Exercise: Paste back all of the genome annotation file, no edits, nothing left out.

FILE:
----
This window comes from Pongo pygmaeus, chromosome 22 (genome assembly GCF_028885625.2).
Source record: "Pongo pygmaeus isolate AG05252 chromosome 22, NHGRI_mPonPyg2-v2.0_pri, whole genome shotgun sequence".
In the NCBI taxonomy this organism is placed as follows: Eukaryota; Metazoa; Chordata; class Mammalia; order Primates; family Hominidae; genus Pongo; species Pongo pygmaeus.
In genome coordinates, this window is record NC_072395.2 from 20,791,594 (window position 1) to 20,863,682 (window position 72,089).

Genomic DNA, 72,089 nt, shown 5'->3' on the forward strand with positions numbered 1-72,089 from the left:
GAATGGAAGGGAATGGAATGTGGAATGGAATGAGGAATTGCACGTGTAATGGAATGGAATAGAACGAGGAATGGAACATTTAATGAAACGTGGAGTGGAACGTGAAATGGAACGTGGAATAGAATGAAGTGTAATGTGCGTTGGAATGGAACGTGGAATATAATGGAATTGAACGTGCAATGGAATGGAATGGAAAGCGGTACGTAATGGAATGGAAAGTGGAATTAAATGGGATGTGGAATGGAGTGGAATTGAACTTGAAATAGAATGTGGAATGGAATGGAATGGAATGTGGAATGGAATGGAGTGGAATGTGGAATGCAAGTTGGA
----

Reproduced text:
This window comes from Pongo pygmaeus, chromosome 22 (genome assembly GCF_028885625.2).
Source record: "Pongo pygmaeus isolate AG05252 chromosome 22, NHGRI_mPonPyg2-v2.0_pri, whole genome shotgun sequence".
In the NCBI taxonomy this organism is placed as follows: Eukaryota; Metazoa; Chordata; class Mammalia; order Primates; family Hominidae; genus Pongo; species Pongo pygmaeus.
In genome coordinates, this window is record NC_072395.2 from 20,791,594 (window position 1) to 20,863,682 (window position 72,089).

Genomic DNA, 72,089 nt, shown 5'->3' on the forward strand with positions numbered 1-72,089 from the left:
GAATGGAAGGGAATGGAATGTGGAATGGAATGAGGAATTGCACGTGTAATGGAATGGAATAGAACGAGGAATGGAACATTTAATGAAACGTGGAGTGGAACGTGAAATGGAACGTGGAATAGAATGAAGTGTAATGTGCGTTGGAATGGAACGTGGAATATAATGGAATTGAACGTGCAATGGAATGGAATGGAAAGCGGTACGTAATGGAATGGAAAGTGGAATTAAATGGGATGTGGAATGGAGTGGAATTGAACTTGAAATAGAATGTGGAATGGAATGGAATGGAATGTGGAATGGAATGGAGTGGAATGTGGAATGCAAGTTGGA